The city also needs leadership to eliminate waste.

Growth must be made to truly pay for itself and the extra costs it brings for all. Current Tucsonans shouldn't have to and cannot afford to subsidize growth for the next half a million+ people planned to move in to the city. People want to move here, and they are willing to pay for it.

I often see ball field lights on at parks during the day, and at night when no one is playing. Add up this energy cost waste at each park, each day and night, all year city-wide and it can be significant.

City vehicles such as parking enforcement, parks, and police are often left running all day. Not only is this a big waste of expensive fuel and energy budgets, it also jacks up city temperatures and creates more global warming pollution in our neighborhoods. Shut off the ignition when out of the vehicle and we all save.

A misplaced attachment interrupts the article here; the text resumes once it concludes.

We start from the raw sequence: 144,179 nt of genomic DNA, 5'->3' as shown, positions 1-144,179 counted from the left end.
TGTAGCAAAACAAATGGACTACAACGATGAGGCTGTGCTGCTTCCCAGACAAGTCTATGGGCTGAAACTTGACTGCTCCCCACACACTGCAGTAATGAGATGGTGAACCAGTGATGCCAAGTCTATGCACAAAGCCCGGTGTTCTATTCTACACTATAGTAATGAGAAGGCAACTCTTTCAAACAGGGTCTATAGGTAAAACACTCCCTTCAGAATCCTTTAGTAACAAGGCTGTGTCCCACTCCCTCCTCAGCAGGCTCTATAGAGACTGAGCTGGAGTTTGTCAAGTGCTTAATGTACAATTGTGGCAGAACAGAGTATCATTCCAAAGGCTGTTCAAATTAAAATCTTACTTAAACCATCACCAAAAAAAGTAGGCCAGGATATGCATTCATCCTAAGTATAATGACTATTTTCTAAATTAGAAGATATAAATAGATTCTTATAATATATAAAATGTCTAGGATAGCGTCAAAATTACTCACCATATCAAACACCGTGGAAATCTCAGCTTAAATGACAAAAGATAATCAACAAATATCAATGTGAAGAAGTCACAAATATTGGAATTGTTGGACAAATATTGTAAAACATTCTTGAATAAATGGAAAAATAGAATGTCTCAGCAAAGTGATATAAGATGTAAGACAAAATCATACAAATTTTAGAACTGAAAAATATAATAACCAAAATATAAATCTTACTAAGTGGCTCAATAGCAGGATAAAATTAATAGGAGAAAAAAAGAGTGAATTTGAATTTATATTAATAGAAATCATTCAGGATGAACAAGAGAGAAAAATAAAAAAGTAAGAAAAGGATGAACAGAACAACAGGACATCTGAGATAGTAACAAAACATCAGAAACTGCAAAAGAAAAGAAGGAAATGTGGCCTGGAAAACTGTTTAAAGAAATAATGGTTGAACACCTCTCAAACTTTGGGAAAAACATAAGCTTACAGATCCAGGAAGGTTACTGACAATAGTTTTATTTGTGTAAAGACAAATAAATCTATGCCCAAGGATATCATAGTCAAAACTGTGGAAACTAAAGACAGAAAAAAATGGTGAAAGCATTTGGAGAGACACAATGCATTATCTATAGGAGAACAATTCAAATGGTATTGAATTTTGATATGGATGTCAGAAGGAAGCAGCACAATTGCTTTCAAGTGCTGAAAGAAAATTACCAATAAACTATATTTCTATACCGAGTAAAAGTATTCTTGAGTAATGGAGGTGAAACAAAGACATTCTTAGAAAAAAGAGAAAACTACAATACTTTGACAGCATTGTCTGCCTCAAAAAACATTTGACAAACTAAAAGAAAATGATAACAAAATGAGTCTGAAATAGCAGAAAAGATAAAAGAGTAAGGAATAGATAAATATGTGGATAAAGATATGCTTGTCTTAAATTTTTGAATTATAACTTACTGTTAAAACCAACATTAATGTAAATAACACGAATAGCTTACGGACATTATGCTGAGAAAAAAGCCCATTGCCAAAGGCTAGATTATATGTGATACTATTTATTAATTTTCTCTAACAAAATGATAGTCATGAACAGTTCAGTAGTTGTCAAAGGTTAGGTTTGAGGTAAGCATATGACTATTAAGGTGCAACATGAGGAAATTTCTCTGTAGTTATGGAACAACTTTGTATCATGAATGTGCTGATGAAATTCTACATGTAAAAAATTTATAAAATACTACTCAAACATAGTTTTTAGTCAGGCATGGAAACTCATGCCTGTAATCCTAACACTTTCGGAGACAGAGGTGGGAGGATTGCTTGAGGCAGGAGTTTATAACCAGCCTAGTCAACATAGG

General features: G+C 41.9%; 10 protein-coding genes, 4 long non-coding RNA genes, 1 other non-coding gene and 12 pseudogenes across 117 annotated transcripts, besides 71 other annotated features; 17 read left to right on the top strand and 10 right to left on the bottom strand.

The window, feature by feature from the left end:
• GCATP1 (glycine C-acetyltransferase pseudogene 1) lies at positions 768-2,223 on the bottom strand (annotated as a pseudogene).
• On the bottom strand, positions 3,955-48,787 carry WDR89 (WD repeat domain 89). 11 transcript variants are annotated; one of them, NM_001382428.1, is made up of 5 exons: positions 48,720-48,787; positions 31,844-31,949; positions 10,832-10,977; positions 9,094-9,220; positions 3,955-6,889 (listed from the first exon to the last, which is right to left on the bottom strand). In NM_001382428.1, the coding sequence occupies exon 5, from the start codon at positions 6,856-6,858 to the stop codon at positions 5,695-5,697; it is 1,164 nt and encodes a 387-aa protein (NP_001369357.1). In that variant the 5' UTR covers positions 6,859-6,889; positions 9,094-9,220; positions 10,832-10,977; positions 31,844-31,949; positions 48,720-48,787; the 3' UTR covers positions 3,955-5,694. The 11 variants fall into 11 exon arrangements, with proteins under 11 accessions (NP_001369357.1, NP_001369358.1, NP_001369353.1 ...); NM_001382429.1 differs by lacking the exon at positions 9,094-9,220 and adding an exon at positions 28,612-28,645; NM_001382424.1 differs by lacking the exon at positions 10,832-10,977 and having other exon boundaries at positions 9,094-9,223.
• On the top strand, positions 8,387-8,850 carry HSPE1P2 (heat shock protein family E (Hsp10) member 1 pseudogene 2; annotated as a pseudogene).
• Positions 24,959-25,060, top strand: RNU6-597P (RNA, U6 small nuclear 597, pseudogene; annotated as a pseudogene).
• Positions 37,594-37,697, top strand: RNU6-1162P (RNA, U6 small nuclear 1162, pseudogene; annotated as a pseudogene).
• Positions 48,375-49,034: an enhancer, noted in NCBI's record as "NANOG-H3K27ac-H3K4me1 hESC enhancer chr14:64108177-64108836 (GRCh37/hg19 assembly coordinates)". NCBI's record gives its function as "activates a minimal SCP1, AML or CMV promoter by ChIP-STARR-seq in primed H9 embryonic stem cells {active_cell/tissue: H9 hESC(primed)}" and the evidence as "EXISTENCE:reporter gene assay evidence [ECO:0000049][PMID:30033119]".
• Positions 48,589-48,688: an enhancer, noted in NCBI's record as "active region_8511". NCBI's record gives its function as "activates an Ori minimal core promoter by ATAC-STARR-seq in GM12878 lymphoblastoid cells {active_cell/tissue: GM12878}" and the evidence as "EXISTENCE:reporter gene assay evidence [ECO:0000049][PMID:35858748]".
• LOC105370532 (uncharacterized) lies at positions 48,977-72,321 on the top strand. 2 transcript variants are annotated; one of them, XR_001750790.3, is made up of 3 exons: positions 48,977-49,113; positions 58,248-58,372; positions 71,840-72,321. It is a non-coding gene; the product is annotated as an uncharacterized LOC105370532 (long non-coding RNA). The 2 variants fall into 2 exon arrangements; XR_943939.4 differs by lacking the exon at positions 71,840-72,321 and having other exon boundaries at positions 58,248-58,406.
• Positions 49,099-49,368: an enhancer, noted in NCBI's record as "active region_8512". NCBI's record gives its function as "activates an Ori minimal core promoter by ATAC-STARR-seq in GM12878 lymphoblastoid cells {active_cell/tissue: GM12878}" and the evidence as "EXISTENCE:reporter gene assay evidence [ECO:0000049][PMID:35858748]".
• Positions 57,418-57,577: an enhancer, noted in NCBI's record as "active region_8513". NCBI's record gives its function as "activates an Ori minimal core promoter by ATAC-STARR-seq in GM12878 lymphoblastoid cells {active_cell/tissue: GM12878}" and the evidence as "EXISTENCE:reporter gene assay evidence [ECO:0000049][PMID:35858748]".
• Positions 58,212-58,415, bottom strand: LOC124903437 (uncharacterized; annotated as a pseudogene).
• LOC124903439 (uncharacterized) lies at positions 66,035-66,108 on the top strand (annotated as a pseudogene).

There are other ways to cut waste and taxes, these are just some from me. I am eager to listen to all.

We can cut sales taxes and waste and still have a more vibrant and helpful city government.

Will you help me do it?

Saturday, March 24, 2007

DRP desert photo published on AP, MSNBC; Poem

IMAGE: SAND MOUNTAINSand Mountain, Nevada. Daniel R. Patterson

NEW YORK -- I'm proud to say one of my photos of Sand Mountain, Nevada is being used this week in the major media on an environmental story.

I also recently had photos in the Los Angeles Times of the Death Valley region.

As a planner and ecologist, I take and use photos in my work. It's nice to have them being published so others may also see.